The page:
1. What is it?

The Big Bang theory describes how the Universe began in a rapid expansion about 13.7 billion years ago and has evolved since that time. It is thought that all of space was created in this first moment.

2. The first stars and galaxies formed about 560 million years after the Big Bang

Research from the European Space Agency’s Planck telescope lead scientists to believe that the first stars formed about 560 million years after the Big Bang. There is some evidence that stars may have formed even earlier.

3. A tiny, hot beginning

When the universe began, it was just hot, tiny particles mixed with light and energy. As the universe expanded and took up more space, it cooled down. The tiny particles then grouped together and formed atoms. Then those atoms grouped together and over LONG (100 million years) period of time, they came together to form stars and galaxies.

4. Based on many different observations

Scientists base the Big Bang theory on many different observations. The most important is the redshift of very far away galaxies. Redshift is when an object moves away from earth, it looks reddish because the movement stretches the wavelength. The reddish color occurs because red is the lowest wavelength on the visible spectrum. The more redshift there is, the faster the object is moving away. By measuring the redshift, scientists proved that the universe is expanding and can even work out how fast the object is moving.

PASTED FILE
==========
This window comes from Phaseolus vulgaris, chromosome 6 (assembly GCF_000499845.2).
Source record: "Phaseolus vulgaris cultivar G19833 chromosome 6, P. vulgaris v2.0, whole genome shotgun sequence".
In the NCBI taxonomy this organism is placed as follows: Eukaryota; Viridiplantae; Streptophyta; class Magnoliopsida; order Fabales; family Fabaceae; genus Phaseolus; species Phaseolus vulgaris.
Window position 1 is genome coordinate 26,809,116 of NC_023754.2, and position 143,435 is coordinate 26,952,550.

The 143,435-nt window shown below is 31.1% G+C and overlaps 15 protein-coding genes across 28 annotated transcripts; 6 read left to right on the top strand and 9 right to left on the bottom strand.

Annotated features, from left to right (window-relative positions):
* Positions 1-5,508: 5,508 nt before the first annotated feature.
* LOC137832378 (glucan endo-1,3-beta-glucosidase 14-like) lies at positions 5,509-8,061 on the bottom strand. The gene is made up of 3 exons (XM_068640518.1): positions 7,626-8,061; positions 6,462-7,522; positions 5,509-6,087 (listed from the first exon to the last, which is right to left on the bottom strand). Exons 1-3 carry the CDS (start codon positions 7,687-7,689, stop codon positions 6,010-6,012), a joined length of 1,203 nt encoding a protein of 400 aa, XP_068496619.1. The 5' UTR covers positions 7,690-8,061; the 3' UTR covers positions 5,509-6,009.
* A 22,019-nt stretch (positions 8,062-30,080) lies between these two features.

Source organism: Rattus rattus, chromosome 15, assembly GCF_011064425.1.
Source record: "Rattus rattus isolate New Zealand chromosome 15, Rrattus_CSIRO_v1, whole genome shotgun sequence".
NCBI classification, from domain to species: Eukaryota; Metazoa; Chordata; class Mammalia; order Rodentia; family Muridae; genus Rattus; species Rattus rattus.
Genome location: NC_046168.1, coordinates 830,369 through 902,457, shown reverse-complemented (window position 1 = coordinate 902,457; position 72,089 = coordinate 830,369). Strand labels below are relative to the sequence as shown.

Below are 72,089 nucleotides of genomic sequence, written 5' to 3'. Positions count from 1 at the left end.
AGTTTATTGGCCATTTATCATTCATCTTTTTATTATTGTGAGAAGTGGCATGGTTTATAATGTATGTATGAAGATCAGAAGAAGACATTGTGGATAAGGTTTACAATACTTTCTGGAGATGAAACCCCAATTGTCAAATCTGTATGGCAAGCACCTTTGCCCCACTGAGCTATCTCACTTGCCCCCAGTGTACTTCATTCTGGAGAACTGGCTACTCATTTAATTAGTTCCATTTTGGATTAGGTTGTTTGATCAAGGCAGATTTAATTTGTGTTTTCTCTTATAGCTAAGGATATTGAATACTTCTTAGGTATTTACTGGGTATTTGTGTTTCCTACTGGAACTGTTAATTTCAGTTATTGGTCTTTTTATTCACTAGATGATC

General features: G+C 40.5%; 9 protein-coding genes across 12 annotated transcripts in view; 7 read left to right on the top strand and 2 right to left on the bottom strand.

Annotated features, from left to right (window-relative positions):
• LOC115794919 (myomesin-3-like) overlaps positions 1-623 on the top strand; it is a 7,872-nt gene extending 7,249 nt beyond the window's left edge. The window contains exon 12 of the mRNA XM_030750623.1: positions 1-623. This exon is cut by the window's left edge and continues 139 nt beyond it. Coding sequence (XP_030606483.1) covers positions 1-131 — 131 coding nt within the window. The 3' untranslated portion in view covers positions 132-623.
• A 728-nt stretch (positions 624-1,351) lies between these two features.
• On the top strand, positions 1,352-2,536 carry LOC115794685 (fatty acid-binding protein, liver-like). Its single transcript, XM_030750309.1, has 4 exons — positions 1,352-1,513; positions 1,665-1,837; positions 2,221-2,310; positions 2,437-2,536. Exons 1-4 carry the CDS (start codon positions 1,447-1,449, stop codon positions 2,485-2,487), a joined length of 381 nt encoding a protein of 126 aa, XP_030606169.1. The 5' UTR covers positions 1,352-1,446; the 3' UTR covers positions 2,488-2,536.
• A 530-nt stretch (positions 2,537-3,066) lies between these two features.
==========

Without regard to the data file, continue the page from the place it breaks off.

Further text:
5. There are still unknowns

The Big Bang Theory does not fully explain the true origin of the Universe, it is only based on the fact that a singularity (which was the Universe) was already there and that it expanded to form the modern Universe. What caused the singularity to expand, how it came into being, and what was before it is unknown.

6. The idea was first proposed by a Catholic priest 

The idea that would become the Big Bang Theory was first proposed by a Catholic priest named Georges Lemaitre, who called it his “hypothesis of the primeval atom.” Since then, scientists have built on his ideas and much evidence has arisen.

7. The glow of cosmic microwave background radiation

The glow of cosmic microwave background radiation, which is found throughout the universe, is thought to be a tangible remnant of leftover light from the big bang. The radiation is akin to that used to transmit TV signals via antennas. But it is the oldest radiation known and may hold many secrets about the universe’s earliest moments.

8.  Time had no meaning before the Big Bang

If the Big Bang was the beginning of time, then there was no universe before the Big Bang, since there could not be any “before” if there was no time.